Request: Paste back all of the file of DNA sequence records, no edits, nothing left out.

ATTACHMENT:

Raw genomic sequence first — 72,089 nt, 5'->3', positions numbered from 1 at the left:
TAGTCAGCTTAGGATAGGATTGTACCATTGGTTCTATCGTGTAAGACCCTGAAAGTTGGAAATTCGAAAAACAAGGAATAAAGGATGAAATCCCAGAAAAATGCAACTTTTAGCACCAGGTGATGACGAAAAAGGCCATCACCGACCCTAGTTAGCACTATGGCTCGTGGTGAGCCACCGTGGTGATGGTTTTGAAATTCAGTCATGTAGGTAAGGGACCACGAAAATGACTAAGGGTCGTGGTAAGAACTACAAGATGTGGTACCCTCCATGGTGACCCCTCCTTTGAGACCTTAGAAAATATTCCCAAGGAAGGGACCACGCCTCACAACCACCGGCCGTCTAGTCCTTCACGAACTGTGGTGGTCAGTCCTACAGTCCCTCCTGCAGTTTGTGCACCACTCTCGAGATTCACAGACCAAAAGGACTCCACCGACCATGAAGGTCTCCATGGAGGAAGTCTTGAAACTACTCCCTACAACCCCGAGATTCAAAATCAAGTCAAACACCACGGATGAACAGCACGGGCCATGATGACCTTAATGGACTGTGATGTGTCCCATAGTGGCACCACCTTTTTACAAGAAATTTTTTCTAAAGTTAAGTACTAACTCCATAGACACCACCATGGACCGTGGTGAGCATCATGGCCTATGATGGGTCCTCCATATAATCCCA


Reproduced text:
Raw genomic sequence first — 72,089 nt, 5'->3', positions numbered from 1 at the left:
TAGTCAGCTTAGGATAGGATTGTACCATTGGTTCTATCGTGTAAGACCCTGAAAGTTGGAAATTCGAAAAACAAGGAATAAAGGATGAAATCCCAGAAAAATGCAACTTTTAGCACCAGGTGATGACGAAAAAGGCCATCACCGACCCTAGTTAGCACTATGGCTCGTGGTGAGCCACCGTGGTGATGGTTTTGAAATTCAGTCATGTAGGTAAGGGACCACGAAAATGACTAAGGGTCGTGGTAAGAACTACAAGATGTGGTACCCTCCATGGTGACCCCTCCTTTGAGACCTTAGAAAATATTCCCAAGGAAGGGACCACGCCTCACAACCACCGGCCGTCTAGTCCTTCACGAACTGTGGTGGTCAGTCCTACAGTCCCTCCTGCAGTTTGTGCACCACTCTCGAGATTCACAGACCAAAAGGACTCCACCGACCATGAAGGTCTCCATGGAGGAAGTCTTGAAACTACTCCCTACAACCCCGAGATTCAAAATCAAGTCAAACACCACGGATGAACAGCACGGGCCATGATGACCTTAATGGACTGTGATGTGTCCCATAGTGGCACCACCTTTTTACAAGAAATTTTTTCTAAAGTTAAGTACTAACTCCATAGACACCACCATGGACCGTGGTGAGCATCATGGCCTATGATGGGTCCTCCATATAATCCCA